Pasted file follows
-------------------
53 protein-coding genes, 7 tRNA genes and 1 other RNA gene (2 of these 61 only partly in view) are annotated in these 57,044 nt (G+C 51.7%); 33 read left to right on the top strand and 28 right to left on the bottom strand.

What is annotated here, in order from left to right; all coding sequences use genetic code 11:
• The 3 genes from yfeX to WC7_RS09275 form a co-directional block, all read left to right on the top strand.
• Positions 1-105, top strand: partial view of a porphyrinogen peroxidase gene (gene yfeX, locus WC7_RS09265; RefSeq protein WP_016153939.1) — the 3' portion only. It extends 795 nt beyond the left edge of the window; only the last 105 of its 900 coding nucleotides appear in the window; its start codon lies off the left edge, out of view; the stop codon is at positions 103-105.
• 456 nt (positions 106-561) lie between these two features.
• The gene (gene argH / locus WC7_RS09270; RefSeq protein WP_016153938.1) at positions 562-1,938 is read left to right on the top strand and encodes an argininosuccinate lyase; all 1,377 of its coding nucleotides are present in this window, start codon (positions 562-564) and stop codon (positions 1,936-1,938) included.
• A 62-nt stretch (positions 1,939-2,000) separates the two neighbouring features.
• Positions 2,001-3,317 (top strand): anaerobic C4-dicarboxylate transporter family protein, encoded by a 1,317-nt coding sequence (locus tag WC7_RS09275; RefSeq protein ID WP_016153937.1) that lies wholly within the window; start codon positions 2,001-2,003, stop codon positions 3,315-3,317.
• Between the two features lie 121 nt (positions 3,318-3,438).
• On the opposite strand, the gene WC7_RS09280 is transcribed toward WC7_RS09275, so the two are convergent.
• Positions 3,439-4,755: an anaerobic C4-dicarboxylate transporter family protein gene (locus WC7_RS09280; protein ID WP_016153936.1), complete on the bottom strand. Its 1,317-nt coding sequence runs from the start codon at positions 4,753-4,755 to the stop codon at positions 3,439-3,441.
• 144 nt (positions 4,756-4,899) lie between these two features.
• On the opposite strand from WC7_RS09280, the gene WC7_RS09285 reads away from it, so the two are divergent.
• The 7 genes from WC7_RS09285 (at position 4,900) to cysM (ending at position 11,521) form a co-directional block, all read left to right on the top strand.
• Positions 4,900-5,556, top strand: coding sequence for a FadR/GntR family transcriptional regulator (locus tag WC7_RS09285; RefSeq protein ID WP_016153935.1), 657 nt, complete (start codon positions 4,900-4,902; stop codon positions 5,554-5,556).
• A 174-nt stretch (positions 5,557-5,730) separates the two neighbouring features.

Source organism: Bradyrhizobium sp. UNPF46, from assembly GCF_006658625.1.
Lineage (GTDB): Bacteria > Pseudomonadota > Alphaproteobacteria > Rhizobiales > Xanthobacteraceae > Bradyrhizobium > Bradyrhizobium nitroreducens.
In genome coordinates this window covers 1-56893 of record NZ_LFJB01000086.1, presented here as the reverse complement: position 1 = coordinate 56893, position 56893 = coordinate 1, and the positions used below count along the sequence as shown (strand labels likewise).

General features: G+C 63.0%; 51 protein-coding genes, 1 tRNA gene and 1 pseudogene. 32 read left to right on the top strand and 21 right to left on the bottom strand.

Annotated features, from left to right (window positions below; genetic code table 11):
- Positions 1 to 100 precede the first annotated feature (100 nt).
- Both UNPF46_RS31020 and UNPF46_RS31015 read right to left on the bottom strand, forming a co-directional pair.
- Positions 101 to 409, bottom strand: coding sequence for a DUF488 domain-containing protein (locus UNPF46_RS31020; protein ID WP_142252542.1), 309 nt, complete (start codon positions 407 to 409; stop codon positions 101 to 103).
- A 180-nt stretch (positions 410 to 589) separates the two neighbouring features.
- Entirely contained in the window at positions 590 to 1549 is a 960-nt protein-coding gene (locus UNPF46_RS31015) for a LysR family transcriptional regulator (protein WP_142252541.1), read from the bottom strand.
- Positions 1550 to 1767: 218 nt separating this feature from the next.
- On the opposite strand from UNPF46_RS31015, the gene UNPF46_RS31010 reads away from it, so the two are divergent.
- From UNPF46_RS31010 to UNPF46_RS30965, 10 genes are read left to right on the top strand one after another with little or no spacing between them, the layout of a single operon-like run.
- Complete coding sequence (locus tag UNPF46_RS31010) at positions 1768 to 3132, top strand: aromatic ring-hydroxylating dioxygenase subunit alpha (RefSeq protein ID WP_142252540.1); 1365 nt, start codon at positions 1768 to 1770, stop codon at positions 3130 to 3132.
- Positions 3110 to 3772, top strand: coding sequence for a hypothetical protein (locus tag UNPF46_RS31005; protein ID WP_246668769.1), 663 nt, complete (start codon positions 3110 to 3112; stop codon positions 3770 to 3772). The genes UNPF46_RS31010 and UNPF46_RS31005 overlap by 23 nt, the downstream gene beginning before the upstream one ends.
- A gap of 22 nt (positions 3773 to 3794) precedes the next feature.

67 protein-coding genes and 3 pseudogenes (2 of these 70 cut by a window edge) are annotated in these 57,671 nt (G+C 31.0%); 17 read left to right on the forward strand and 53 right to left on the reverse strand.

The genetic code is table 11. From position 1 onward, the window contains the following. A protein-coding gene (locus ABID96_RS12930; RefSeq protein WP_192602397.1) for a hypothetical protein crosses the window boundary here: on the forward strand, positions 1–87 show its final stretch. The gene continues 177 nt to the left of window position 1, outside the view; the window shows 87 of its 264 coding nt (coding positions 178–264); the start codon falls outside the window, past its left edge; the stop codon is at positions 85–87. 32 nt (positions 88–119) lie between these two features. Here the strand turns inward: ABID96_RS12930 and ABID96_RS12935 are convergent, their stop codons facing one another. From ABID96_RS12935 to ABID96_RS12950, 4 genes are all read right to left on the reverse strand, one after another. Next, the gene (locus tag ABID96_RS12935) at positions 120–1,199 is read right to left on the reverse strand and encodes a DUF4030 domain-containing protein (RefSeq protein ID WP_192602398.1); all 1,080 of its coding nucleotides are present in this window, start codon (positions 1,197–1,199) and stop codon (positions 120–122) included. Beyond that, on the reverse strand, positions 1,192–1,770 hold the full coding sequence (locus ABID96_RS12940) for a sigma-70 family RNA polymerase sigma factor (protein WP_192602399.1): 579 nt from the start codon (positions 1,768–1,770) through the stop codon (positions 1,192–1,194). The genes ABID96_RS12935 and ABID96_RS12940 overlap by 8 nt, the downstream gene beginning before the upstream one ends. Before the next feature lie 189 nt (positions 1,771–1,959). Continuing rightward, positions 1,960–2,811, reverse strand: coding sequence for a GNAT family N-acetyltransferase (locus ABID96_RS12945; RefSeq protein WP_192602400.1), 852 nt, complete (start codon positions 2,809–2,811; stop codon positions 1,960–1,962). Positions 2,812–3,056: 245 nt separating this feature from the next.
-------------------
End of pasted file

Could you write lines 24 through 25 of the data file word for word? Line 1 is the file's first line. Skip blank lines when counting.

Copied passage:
- Positions 101 to 409, bottom strand: coding sequence for a DUF488 domain-containing protein (locus UNPF46_RS31020; protein ID WP_142252542.1), 309 nt, complete (start codon positions 407 to 409; stop codon positions 101 to 103).
- A 180-nt stretch (positions 410 to 589) separates the two neighbouring features.